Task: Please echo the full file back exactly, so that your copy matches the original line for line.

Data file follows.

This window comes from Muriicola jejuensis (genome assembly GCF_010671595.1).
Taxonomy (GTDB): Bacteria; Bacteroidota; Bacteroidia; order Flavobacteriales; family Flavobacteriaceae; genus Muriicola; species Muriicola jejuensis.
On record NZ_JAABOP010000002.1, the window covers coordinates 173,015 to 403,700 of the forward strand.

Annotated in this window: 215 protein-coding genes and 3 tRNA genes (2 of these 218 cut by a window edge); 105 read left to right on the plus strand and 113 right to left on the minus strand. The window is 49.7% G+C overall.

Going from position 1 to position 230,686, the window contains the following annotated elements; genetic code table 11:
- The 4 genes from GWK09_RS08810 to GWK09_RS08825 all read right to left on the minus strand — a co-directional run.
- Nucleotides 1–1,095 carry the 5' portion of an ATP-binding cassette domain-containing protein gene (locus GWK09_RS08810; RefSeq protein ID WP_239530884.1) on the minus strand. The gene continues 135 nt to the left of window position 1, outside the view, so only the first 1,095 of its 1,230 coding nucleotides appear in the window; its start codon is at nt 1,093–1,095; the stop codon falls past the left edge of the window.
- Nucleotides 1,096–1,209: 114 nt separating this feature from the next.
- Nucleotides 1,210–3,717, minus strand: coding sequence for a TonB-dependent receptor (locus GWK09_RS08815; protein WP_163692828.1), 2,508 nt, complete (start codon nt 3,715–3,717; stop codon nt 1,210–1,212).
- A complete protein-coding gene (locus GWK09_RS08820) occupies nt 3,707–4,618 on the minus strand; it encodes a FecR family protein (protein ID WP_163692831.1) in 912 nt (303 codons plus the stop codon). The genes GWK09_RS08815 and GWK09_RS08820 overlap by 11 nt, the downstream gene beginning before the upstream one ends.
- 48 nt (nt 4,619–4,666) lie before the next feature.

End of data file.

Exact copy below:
This window comes from Muriicola jejuensis (genome assembly GCF_010671595.1).
Taxonomy (GTDB): Bacteria; Bacteroidota; Bacteroidia; order Flavobacteriales; family Flavobacteriaceae; genus Muriicola; species Muriicola jejuensis.
On record NZ_JAABOP010000002.1, the window covers coordinates 173,015 to 403,700 of the forward strand.

Annotated in this window: 215 protein-coding genes and 3 tRNA genes (2 of these 218 cut by a window edge); 105 read left to right on the plus strand and 113 right to left on the minus strand. The window is 49.7% G+C overall.

Going from position 1 to position 230,686, the window contains the following annotated elements; genetic code table 11:
- The 4 genes from GWK09_RS08810 to GWK09_RS08825 all read right to left on the minus strand — a co-directional run.
- Nucleotides 1–1,095 carry the 5' portion of an ATP-binding cassette domain-containing protein gene (locus GWK09_RS08810; RefSeq protein ID WP_239530884.1) on the minus strand. The gene continues 135 nt to the left of window position 1, outside the view, so only the first 1,095 of its 1,230 coding nucleotides appear in the window; its start codon is at nt 1,093–1,095; the stop codon falls past the left edge of the window.
- Nucleotides 1,096–1,209: 114 nt separating this feature from the next.
- Nucleotides 1,210–3,717, minus strand: coding sequence for a TonB-dependent receptor (locus GWK09_RS08815; protein WP_163692828.1), 2,508 nt, complete (start codon nt 3,715–3,717; stop codon nt 1,210–1,212).
- A complete protein-coding gene (locus GWK09_RS08820) occupies nt 3,707–4,618 on the minus strand; it encodes a FecR family protein (protein ID WP_163692831.1) in 912 nt (303 codons plus the stop codon). The genes GWK09_RS08815 and GWK09_RS08820 overlap by 11 nt, the downstream gene beginning before the upstream one ends.
- 48 nt (nt 4,619–4,666) lie before the next feature.